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"Mary Poppins" at 50: Recalling a jazzy session with Duke Ellington

“Duke Ellington Plays ‘Mary Poppins'”
“Duke Ellington Plays ‘Mary Poppins'”
“Duke Ellington Plays ‘Mary Poppins'”

It is nigh on impossible to fully comprehend the impact Walt Disney had on not just American society but the world itself. We’re not just talking the characters he created, from Mickey Mouse moving forward, or the classic movies – animated and otherwise – that have entertained and enlightened succeeding generations around the globe.
No, Disney’s impact transcends that. Bear in mind, he all but invented the concept of branding and the merchandising of entertainment figures he inaugurated is pervasive today. Moreover, every theme park on the planet owes a profound debt to Disneyland, itself the result of Disney’s singular genius and vision.
Disney, simply put, was the Thomas Edison of 20th century American popular culture and his impact will be felt well into succeeding centuries. For a thorough (and thoroughly entertaining) exploration of the Disney’s life, times and contributions, I heartily recommend Neal Gabler’s “The Triumph of the American Imagination.”
These thoughts passed through my mind this morning as I read that today marks the 50th anniversary of the last great production Disney oversaw, “Mary Poppins.” The acclaimed musical starring Julie Andrews and Dick Van Dyke was a monster box office success at the time of its release as well as a critical favorite. It received 13 Academy Awards and won five, including Best Picture.
Fascination with the film persists; witness last year’s “Saving Mr. Banks,” in which Tom Hanks turned in an understated (and, in my opinion, under-appreciated) portrayal of Disney. The man himself died in December 1966 at age 65.
The “Poppins” soundtrack stands as the crowning achievement of Richard M. and Robert B. Sherman, the bickering brothers whose genius also gave us “Chitty Chitty Bang Bang,” “The Jungle Book,” “The Aristocats” and, yes, “It’s A Small World.” The pair garnered two Oscars, nine Academy Award nominations, two Grammys and a spot in the Songwriters Hall of Fame for their body of work.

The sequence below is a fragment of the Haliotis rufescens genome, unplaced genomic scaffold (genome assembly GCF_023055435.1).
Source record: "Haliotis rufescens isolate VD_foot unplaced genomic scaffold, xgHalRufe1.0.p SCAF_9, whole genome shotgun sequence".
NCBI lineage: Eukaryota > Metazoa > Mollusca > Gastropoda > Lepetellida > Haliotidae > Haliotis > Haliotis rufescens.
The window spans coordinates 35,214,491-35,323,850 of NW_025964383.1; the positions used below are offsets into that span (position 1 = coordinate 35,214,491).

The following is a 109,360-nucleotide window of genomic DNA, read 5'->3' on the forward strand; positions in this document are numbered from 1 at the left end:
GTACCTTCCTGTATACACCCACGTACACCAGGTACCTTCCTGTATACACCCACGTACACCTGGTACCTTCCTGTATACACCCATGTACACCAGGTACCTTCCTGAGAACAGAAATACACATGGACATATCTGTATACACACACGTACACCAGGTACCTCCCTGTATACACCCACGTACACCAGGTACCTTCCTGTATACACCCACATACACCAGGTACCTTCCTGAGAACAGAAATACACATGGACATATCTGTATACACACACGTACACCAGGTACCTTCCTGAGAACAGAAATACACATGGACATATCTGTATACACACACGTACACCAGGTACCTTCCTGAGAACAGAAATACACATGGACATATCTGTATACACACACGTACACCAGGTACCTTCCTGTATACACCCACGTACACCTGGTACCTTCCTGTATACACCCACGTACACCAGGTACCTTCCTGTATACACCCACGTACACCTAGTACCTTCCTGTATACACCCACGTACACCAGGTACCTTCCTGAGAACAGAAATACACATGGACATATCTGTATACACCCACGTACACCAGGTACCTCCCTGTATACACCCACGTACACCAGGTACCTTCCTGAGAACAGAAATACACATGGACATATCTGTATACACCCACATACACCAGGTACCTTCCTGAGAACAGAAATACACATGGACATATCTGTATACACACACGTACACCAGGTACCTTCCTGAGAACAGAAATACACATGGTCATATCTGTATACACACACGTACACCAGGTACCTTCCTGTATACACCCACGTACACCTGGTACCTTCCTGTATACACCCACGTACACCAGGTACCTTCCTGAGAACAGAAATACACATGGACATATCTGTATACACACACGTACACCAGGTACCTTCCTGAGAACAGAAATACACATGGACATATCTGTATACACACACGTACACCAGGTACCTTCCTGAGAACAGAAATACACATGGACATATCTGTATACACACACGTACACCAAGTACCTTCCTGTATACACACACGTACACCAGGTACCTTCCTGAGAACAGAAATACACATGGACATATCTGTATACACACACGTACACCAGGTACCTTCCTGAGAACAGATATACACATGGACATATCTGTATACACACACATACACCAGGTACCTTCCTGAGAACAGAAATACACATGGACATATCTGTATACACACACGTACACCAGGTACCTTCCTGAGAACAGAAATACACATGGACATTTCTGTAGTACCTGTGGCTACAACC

One measure of a songwriter’s status is how well the material holds up through interpretation across a variety of genres. Certainly, the Shermans’ canon meets that test when it comes to jazz.
If you don’t already own it, let me recommend “Disney Jazz, Vol. 1: Everybody Wants to Be a Cat” (2011). While it includes compositions from earlier (“Someday My Prince Will Come”) and later (“Gaston”) in the Disney continuum, the siblings’ work represents the core of the project.
There’s the title track (with Roy Hargrove) taken from the “Aristocats,” “Chim Chim Cher-Ee” (Esperanza Spalding) from “Mary Poppins,” “He’s a Tramp” (Dianne Reeves) from “Lady and the Tramp,” “Feed The Birds” (Kurt Rosenwinkel) also from “Poppins”, “The Bare Necessities” (Alfredo Rodriguez) from “The Jungle Book” and a delightful take on “It's A Small World” (Nikki Yanofsky).
Northern California’s own Dave Brubeck latched on to the Disney songbook long before just about anybody with “Dave Digs Disney” (1957). Originally released as a six-track EP, it was reissued in 2010 with alternate takes and bonus tracks. It features pianist Brubeck with Paul Desmond (alto saxophone), Norman Bates (bass) and Joe Morello (drums). And let’s not forget “Disney Songs the Satchmo Way” (1968). It features Louis Armstrong working his way through such Sherman-penned staples as “Chim Chim Cher-Ee” and “The Bare Necessities.”
As for “Mary Poppins,” the disc to seek out is “Duke Ellington Plays ‘Mary Poppins.’” Released on Reprise in 1965, the album features the Ellington band in all its glory along with arrangements by Ellington and Billy Strayhorn. The AllMusic.com review:

This disc is a surprising success. Duke Ellington was somehow persuaded into revising and recording a dozen songs from the score of Walt Disney's “Mary Poppins,” and the results are actually quite memorable. With such soloists as altoist Johnny Hodges, baritonist Harry Carney, trumpeter Cootie Williams, tenor saxophonist Paul Gonsalves, clarinetist Jimmy Hamilton, and trombonist Lawrence Brown getting their spots, Duke Ellington and His Orchestra turn such songs as "A Spoonful of Sugar," "Chim Chim Cheree" (a much happier version than John Coltrane's), "The Life I Lead," and even "Supercalifragilisticexpialidocious" into swinging jazz.

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